Factor reviews: Microsoft’s mobile apps for grads

With 2014 university graduates now released into the professional world, Microsoft has developed a line of apps to help ease their transition. We reviewed them on the Nokia Lumia 925, a sleek smartphone that operates on Windows.

JobLens

Untitled-9

This app helps grads on their job hunt by connecting to contacts through LinkedIn and Facebook.

The highlight of the app is an augmented reality feature that allows you to see available jobs around you using your phone’s camera. Move your phone screen around and you can see the general direction of the companies that are hiring, listed with their distance from your location and the position they are looking to fill.

I found the augmented reality feature rather unnecessary and difficult to navigate, preferring the display that showed available jobs on a map, so I could get a better idea of a company’s exact location and nearby landmarks.

The app also allows you to create a resume, though it seems impractical to type out your entire resume on your phone rather than a full keyboard.

Looking for jobs through an app is certainly useful, but augmented reality just seems to be a distraction to the job search, especially for grads that have no time to waste as they start to pay off student loans.

CityLens

Untitled-8

CityLens gives you a comprehensive look at everything there is to do in your city of choice. From reviews and locations of restaurants to event and venue listings for daytime and nightlife activities, CityLens is extremely useful for grads who want to stay busy as they transition into working life.

In fact, this app would be useful to just about anyone who travels. It provides transportation information to make sure users always know how to find venues, as well as accommodation listings with reviews from TripAdvisor for people trying to find a place to stay.

The augmented reality feature is better served on CityLens than its job search counterpart, since people are more likely to look for nearby restaurants than careers in the spur of the moment.

This is a quality app for anyone who lives in a city or is looking to visit one, and it would definitely help grads find something fun to do on a night out.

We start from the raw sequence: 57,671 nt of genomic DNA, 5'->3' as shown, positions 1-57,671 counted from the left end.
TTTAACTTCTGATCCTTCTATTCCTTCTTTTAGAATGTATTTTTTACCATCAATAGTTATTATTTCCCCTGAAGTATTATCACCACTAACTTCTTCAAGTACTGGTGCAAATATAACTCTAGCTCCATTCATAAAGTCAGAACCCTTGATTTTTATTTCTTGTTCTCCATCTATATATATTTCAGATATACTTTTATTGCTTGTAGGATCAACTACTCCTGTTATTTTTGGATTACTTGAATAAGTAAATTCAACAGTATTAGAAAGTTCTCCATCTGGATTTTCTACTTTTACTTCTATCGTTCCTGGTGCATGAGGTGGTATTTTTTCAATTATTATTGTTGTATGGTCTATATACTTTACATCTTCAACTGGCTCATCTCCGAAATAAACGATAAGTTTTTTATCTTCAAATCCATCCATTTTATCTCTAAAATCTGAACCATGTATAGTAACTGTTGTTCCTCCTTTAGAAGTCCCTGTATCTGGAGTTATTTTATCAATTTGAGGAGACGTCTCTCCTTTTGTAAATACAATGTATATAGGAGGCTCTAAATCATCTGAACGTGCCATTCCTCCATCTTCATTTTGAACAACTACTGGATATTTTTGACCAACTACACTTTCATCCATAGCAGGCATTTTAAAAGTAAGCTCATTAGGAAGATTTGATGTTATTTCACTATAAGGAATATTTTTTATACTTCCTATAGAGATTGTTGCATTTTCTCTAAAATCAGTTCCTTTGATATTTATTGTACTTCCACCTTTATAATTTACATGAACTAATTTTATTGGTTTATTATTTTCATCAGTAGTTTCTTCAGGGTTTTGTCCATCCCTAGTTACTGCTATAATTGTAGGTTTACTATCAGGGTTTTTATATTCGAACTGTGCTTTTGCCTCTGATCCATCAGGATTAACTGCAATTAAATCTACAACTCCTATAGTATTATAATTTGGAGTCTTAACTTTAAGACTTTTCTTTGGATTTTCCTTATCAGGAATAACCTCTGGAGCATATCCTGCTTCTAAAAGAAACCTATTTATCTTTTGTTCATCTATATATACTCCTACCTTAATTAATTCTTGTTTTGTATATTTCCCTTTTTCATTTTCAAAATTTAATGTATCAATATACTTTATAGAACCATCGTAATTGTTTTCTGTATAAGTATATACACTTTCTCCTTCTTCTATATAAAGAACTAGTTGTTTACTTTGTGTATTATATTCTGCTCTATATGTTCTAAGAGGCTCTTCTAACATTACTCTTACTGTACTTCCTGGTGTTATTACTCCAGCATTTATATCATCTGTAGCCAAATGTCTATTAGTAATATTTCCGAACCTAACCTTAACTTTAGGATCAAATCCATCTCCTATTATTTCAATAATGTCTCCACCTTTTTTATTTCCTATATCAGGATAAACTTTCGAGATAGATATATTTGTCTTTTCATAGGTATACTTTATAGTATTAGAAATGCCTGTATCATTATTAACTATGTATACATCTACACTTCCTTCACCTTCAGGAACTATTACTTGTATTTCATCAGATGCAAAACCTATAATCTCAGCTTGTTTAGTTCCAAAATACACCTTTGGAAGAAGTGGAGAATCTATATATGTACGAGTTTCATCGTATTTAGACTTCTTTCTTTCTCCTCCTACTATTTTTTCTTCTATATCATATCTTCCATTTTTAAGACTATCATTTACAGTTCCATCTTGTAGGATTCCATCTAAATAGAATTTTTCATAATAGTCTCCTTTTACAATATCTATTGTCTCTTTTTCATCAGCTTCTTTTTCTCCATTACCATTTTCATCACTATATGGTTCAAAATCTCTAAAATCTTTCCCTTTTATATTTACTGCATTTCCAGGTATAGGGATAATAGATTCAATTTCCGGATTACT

Waze

Untitled-7

Traffic can be a pain, especially if you are heading to your first day at a new job. Waze is a handy app that gives full traffic reports, complete with the direction of the traffic, the cause and the average speed.

It gives moods and locations of other Waze users and allows you to report the traffic around you both actively and passively through your phone’s location services.

The app also contains a navigation system so you can figure out the best route to avoid heavy traffic.

Generally, it seems quite helpful, but it appeared that very few users were reporting information around me.

Waze would be more effective if more people used it, so I recommend downloading it and taking advantage of its features.

Overall

Other apps in the grad collection include Travel, Real Estate Search, LinkedIn, and the particularly fun-to-use notepad OneNote.

I found the apps for grads mostly user-friendy, but to be honest, there are some things you just shouldn’t do on a phone. It’s much easier to plan a vacation, look for a house or a job on a laptop than a tiny phone screen.

So if you want to browse these apps to find your perfect career, you should probably expect a little augmented reality-induced frustration.

Factor’s verdict:

factor-rating-3

3/5: USEFUL BUT NOT ESSENTIAL


Featured image courtesy of 1000 Words / Shutterstock.com


Steve “Woz” Wozniak to advise hologram emoji company that he calls “groundbreaking”

Apple’s co-founder Steve “Woz” Wozniak has found himself a new gig; Woz has joined the hologram emoji company, Mojiit, as an adviser.

In his role as advisor to Mojiit, the legendary entrepreneur and engineer will help assemble a world-class engineering team in addition to bringing investors and partnerships to the newly launched startup. Wozniak will also serve as mentor to Mojiit founder, Jeremy Greene.

“I’m thrilled to join Mojiit as an advisor,” said Wozniak. “Jeremy is a natural leader, the company is groundbreaking, it’s going to change the ecommerce space, and it’s a lot of fun.”